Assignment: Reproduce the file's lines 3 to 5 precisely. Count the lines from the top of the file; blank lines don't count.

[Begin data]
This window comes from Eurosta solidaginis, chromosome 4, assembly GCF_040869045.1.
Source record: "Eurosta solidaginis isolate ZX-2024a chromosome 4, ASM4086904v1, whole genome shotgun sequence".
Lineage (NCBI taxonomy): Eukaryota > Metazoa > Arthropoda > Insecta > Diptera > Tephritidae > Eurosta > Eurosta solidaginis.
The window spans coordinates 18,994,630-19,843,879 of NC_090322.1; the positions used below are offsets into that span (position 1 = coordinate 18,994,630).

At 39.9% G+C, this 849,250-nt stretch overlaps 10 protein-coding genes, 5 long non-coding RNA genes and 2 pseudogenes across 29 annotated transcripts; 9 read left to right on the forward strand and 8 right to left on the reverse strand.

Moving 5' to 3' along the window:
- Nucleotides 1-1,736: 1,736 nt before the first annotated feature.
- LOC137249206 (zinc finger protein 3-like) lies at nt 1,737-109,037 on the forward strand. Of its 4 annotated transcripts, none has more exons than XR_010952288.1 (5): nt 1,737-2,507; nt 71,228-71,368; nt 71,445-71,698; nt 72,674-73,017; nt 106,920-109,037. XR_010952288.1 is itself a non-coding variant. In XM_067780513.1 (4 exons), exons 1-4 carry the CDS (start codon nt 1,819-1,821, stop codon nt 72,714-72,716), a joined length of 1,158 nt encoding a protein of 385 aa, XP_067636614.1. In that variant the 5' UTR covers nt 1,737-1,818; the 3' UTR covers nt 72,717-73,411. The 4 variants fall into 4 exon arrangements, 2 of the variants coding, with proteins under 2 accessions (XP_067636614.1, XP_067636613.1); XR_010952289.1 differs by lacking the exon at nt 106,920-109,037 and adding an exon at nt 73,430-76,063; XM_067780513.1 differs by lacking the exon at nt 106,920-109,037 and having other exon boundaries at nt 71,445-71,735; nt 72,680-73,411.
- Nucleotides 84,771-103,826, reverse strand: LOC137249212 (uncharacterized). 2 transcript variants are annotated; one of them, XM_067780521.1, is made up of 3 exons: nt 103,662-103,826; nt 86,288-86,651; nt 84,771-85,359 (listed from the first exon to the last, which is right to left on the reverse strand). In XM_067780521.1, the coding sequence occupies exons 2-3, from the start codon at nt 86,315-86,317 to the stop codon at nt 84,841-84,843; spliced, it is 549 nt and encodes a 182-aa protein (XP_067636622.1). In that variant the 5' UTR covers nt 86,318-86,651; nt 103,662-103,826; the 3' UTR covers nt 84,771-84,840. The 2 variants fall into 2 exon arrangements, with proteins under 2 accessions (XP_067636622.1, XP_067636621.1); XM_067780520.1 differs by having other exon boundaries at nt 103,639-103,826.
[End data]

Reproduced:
Lineage (NCBI taxonomy): Eukaryota > Metazoa > Arthropoda > Insecta > Diptera > Tephritidae > Eurosta > Eurosta solidaginis.
The window spans coordinates 18,994,630-19,843,879 of NC_090322.1; the positions used below are offsets into that span (position 1 = coordinate 18,994,630).

At 39.9% G+C, this 849,250-nt stretch overlaps 10 protein-coding genes, 5 long non-coding RNA genes and 2 pseudogenes across 29 annotated transcripts; 9 read left to right on the forward strand and 8 right to left on the reverse strand.